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Smokehouse / Wagon Shelter

Smokehouse / Wagon Shelter

The Smokehouse was located on the A. Luther Freeman and Bertha Harris Freeman Dairy Farm on Galilee Church Road in Jefferson and dates to the early 1900’s.

The Smokehouse had shelves built on the walls for canning jars and a homemade salt box was part of the room. Hog meat was salted down (buried in salt) and allowed to remain for a period of time before being prepared for hanging. Cured hams and shoulders were hung from the rafters by wire as were bags of sausage. Wire was used to keep rats away.

It was also home to a colored farm hand named Brat and for 80 years afterward has also been known as Brat’s House. Later, another single male farm hand lived there and also took meals from “Miss Bertha’s” kitchen.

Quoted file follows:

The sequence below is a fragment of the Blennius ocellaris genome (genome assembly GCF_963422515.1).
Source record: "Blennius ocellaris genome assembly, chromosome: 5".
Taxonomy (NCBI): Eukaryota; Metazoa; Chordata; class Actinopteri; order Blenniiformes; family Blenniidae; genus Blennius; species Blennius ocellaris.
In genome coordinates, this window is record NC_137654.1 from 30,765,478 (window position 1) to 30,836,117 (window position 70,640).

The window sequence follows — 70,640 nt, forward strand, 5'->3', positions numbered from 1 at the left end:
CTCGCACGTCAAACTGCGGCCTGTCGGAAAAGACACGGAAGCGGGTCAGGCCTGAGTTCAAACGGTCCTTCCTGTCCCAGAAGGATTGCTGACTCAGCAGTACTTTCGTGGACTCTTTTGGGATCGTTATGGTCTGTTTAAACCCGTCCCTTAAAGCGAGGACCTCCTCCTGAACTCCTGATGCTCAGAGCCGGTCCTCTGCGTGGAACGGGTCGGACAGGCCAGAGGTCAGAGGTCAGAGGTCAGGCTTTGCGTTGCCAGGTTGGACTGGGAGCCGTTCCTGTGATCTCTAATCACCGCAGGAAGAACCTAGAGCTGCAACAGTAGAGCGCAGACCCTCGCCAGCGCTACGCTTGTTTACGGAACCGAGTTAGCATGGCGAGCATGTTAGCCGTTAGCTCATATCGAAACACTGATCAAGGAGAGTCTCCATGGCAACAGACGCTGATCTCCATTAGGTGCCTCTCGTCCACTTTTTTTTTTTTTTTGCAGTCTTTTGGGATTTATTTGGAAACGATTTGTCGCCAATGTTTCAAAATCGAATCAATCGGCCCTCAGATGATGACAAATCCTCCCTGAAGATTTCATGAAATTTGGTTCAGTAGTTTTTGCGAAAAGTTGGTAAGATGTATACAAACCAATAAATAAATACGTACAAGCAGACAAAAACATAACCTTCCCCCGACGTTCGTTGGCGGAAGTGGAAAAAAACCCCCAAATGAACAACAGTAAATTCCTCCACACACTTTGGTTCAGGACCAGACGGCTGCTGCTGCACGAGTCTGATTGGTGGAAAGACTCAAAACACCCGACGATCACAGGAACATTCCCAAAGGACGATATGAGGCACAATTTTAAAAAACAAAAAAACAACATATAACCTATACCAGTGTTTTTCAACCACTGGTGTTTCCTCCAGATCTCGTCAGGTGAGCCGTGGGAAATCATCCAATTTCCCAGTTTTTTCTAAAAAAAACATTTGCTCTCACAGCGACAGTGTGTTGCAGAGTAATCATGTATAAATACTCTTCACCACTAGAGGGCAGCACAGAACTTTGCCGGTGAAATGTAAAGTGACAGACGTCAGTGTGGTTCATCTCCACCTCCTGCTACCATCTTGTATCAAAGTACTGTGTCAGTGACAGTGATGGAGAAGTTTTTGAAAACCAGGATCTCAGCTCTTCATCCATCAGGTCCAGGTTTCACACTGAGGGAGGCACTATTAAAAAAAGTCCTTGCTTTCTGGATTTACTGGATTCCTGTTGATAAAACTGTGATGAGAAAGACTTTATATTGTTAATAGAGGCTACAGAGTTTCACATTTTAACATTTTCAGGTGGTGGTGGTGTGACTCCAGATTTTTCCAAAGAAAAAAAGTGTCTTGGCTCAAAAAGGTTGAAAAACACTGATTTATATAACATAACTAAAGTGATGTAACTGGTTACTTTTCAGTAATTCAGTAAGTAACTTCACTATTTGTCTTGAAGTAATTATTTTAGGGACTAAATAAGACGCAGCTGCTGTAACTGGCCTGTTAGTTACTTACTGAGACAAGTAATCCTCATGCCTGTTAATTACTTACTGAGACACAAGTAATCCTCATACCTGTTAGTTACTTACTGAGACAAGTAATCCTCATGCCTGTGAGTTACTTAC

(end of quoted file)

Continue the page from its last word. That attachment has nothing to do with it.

Eventually this structure was filled with kindling or pine stumps from the farm. Splinters were split from these stumps and used to start fires on the farm.

In 1938 a wagon shelter and loft were added to the structure. Mrs. Freeman dried her fruit on the new tin roof for many years and stored her quilting frame in the new loft, with the extra canning jars.

As the years went by, bags of dairy feed in printed fabric replaced the meat in the smokehouse. A small, used Alis Chambers tractor found a home in the wagon shed.

On June 2, 1945, fire broke out and burned the family home. All out buildings, including this one, were saved by the Jefferson Fire Department.

The building was given by Sara Eads and Jean Sailors and was moved from the Freeman Farm in 2000 by the County. Sue Rylee has completed the renovation.

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